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End of Application Store imposing business model: Apple is working on making it possible for iPhone users to download apps from anywhere.

 Another request from the European Union will require Apple to comply: sideloading and allowing third-party app stores to access the iPhone and iPad.

The tech giant from Cupertino has always strongly opposed the idea of allowing iOS users to download apps from sources other than the official Apple store. The company says that this restriction keeps the iOS ecosystem safe, but critics say it's more about controlling how much money apps downloaded by Apple users make.

Apple's explanation is not accepted by the EU. The Digital Markets Act, a new EU law, will require Apple to remove restrictions on app downloads.

According to Bloomberg, Apple is working on making it possible to download apps from other sources. Having the option to host apps elsewhere would enable developers to avoid this Apple tax, which many developers contend is unfair. Apple takes a 30% cut of App Store sales.

Apparently these progressions will at first just be carried out in Europe, however considering that US legislators have likewise been examining sideloading, a more extensive rollout is probably quite close.

Legally, Apple is not required to make these changes until 2024, but the company is said to be planning to make them available with iOS 17 the following year.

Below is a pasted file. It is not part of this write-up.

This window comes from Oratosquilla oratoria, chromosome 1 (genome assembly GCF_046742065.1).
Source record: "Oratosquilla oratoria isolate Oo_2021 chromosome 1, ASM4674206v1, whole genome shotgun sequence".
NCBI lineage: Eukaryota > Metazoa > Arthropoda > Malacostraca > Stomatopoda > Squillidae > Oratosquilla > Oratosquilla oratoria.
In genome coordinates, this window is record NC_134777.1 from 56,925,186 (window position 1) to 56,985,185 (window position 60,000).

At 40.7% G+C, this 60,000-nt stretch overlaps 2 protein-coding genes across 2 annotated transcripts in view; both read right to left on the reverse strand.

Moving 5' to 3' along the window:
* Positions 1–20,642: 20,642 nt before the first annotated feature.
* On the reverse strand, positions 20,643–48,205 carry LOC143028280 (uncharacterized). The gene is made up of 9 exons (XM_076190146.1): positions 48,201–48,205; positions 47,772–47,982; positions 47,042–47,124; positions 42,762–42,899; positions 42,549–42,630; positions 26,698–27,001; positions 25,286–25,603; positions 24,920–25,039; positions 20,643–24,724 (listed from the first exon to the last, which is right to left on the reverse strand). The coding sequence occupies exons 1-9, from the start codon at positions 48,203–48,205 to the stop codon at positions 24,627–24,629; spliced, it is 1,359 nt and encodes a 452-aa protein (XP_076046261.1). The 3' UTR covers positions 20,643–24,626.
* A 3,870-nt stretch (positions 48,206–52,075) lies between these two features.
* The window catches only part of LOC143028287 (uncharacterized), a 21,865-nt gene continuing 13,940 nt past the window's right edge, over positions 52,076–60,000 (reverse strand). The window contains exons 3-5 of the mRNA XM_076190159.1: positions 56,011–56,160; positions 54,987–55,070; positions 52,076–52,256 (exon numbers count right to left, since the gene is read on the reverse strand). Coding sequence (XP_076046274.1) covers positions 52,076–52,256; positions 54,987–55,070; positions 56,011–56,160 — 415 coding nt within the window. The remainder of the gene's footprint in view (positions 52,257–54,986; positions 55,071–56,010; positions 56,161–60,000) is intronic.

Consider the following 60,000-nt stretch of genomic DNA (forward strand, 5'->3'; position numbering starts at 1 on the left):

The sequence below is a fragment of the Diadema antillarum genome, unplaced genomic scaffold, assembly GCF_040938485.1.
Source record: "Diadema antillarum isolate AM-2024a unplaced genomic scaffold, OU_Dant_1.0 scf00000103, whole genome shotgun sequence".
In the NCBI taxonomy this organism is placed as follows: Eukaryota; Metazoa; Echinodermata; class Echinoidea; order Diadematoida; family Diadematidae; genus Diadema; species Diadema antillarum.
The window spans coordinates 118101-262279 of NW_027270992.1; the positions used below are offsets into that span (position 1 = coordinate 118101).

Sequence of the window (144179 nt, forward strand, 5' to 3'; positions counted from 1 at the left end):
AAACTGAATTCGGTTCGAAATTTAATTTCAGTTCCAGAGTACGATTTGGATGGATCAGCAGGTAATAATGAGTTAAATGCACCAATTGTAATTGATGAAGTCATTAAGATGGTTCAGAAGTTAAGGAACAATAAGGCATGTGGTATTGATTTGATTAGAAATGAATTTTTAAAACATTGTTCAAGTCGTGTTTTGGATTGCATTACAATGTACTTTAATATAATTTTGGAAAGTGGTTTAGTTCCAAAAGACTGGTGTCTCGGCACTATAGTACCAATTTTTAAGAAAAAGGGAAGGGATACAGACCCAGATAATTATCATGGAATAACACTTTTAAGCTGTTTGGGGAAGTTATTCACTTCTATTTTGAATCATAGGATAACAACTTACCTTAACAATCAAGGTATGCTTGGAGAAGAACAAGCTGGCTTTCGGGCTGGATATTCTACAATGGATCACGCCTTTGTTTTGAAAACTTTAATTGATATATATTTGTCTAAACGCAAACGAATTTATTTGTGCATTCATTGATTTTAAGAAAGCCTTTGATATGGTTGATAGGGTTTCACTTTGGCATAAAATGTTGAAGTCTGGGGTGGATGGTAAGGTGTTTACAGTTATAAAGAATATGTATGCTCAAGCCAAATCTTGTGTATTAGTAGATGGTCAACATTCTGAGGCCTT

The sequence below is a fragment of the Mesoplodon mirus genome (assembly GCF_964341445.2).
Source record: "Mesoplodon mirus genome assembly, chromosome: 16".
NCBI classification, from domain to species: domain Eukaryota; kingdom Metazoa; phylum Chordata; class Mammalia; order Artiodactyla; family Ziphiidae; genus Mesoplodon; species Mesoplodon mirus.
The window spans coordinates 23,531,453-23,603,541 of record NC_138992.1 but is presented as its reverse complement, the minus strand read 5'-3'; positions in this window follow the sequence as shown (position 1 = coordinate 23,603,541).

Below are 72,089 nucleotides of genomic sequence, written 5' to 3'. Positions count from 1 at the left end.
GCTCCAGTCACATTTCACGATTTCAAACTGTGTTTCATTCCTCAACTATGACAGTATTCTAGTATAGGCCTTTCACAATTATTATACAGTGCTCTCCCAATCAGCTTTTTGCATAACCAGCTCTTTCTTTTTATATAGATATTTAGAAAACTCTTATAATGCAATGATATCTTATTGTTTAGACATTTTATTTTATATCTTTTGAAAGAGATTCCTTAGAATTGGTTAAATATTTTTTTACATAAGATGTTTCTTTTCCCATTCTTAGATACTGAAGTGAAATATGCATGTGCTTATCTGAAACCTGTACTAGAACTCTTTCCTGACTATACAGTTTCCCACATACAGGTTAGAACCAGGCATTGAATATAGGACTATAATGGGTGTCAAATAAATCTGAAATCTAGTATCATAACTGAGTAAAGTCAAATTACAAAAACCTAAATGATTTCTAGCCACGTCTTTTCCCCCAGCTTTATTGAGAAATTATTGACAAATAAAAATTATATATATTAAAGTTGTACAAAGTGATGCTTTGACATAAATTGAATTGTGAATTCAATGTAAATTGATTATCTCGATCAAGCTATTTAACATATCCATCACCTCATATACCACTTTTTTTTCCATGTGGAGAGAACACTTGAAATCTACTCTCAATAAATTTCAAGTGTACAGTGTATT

Apple will not give up all control; the company may even impose certain security requirements on all apps and charge a verification fee. Whether developers who distribute their apps through the official store will be permitted to install their preferred payment methods is unknown.

Aside from that, Apple may open up features like the NFC chip and the Find My Network to third-party apps, allowing them to interact with the company's hardware and core system functions in a more intimate way.

One necessity that Apple is as yet not prepared to follow is opening iMessage and Messages application to outsider administrations as the organization engineers accept this could subvert security.

The EU recently required Apple to replace the lighting port with USB-C, which is a win for consumers. Another win would be the freedom to download apps from anywhere, though it could be argued that unofficial app marketplaces would make the iPhone less secure.

Sideloading is already supported by Apple's Mac and Google's Android.


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